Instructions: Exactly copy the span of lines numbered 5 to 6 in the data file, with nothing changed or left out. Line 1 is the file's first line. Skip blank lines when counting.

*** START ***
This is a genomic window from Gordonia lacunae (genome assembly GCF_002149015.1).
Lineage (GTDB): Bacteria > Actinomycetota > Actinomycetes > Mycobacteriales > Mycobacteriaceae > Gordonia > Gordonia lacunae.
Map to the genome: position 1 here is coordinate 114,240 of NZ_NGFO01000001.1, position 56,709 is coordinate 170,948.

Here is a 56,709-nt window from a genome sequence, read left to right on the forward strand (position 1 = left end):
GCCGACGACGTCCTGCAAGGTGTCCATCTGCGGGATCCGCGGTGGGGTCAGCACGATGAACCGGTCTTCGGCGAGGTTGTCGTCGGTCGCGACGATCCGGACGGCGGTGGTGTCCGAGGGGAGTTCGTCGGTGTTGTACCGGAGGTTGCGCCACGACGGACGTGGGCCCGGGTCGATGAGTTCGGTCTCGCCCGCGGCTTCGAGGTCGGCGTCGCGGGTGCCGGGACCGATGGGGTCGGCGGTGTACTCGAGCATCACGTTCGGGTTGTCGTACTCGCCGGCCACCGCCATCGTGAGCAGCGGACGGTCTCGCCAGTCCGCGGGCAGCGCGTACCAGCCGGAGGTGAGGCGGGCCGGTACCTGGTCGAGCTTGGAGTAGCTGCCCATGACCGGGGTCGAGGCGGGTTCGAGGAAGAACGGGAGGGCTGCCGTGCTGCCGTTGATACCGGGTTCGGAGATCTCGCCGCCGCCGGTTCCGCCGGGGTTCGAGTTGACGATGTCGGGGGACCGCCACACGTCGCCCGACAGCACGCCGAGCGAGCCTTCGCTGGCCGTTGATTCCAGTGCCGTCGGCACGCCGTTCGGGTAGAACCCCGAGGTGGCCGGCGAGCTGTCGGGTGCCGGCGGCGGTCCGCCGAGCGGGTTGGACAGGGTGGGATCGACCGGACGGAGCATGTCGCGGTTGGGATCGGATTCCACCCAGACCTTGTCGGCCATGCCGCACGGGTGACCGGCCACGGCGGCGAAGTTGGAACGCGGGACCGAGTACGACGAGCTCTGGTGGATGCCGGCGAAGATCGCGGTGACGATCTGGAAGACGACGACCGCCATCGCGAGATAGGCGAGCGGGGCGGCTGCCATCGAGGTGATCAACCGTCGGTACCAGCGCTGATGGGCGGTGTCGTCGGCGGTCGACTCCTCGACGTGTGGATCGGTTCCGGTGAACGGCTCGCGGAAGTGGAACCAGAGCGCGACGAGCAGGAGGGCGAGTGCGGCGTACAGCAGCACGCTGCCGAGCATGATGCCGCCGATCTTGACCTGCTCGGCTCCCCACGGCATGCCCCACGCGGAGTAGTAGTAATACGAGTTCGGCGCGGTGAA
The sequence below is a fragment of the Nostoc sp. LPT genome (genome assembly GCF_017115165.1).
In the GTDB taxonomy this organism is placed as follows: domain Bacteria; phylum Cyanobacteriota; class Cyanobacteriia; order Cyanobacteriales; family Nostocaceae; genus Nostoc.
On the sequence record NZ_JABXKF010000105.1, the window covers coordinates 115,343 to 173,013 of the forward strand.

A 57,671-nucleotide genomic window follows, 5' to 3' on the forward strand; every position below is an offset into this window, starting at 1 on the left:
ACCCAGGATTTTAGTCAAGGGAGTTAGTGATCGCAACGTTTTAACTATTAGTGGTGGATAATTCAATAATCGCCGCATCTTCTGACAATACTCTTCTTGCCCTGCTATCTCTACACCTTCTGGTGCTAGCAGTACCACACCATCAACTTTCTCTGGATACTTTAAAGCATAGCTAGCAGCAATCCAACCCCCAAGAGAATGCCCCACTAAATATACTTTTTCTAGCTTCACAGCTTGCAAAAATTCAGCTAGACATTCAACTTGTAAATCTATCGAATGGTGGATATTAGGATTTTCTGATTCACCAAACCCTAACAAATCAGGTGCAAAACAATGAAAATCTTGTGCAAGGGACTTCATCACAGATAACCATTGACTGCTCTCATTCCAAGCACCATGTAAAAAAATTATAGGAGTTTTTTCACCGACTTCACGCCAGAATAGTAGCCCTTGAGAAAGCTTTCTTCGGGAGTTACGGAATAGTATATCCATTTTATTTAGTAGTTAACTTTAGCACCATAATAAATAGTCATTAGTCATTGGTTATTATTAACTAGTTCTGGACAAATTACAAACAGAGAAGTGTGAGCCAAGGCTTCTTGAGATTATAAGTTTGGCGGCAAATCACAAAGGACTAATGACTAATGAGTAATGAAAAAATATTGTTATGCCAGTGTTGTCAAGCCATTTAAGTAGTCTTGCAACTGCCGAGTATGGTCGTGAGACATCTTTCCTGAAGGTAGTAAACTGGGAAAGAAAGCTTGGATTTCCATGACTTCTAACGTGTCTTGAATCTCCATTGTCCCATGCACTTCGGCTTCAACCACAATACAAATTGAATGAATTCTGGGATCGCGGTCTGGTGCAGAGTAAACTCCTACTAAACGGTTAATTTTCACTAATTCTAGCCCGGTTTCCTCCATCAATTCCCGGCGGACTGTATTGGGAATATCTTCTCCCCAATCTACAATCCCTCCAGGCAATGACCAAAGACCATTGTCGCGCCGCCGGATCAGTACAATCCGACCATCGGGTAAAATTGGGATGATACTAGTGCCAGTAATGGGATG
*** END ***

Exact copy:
GCCGACGACGTCCTGCAAGGTGTCCATCTGCGGGATCCGCGGTGGGGTCAGCACGATGAACCGGTCTTCGGCGAGGTTGTCGTCGGTCGCGACGATCCGGACGGCGGTGGTGTCCGAGGGGAGTTCGTCGGTGTTGTACCGGAGGTTGCGCCACGACGGACGTGGGCCCGGGTCGATGAGTTCGGTCTCGCCCGCGGCTTCGAGGTCGGCGTCGCGGGTGCCGGGACCGATGGGGTCGGCGGTGTACTCGAGCATCACGTTCGGGTTGTCGTACTCGCCGGCCACCGCCATCGTGAGCAGCGGACGGTCTCGCCAGTCCGCGGGCAGCGCGTACCAGCCGGAGGTGAGGCGGGCCGGTACCTGGTCGAGCTTGGAGTAGCTGCCCATGACCGGGGTCGAGGCGGGTTCGAGGAAGAACGGGAGGGCTGCCGTGCTGCCGTTGATACCGGGTTCGGAGATCTCGCCGCCGCCGGTTCCGCCGGGGTTCGAGTTGACGATGTCGGGGGACCGCCACACGTCGCCCGACAGCACGCCGAGCGAGCCTTCGCTGGCCGTTGATTCCAGTGCCGTCGGCACGCCGTTCGGGTAGAACCCCGAGGTGGCCGGCGAGCTGTCGGGTGCCGGCGGCGGTCCGCCGAGCGGGTTGGACAGGGTGGGATCGACCGGACGGAGCATGTCGCGGTTGGGATCGGATTCCACCCAGACCTTGTCGGCCATGCCGCACGGGTGACCGGCCACGGCGGCGAAGTTGGAACGCGGGACCGAGTACGACGAGCTCTGGTGGATGCCGGCGAAGATCGCGGTGACGATCTGGAAGACGACGACCGCCATCGCGAGATAGGCGAGCGGGGCGGCTGCCATCGAGGTGATCAACCGTCGGTACCAGCGCTGATGGGCGGTGTCGTCGGCGGTCGACTCCTCGACGTGTGGATCGGTTCCGGTGAACGGCTCGCGGAAGTGGAACCAGAGCGCGACGAGCAGGAGGGCGAGTGCGGCGTACAGCAGCACGCTGCCGAGCATGATGCCGCCGATCTTGACCTGCTCGGCTCCCCACGGCATGCCCCACGCGGAGTAGTAGTAATACGAGTTCGGCGCGGTGAA
The sequence below is a fragment of the Nostoc sp. LPT genome (genome assembly GCF_017115165.1).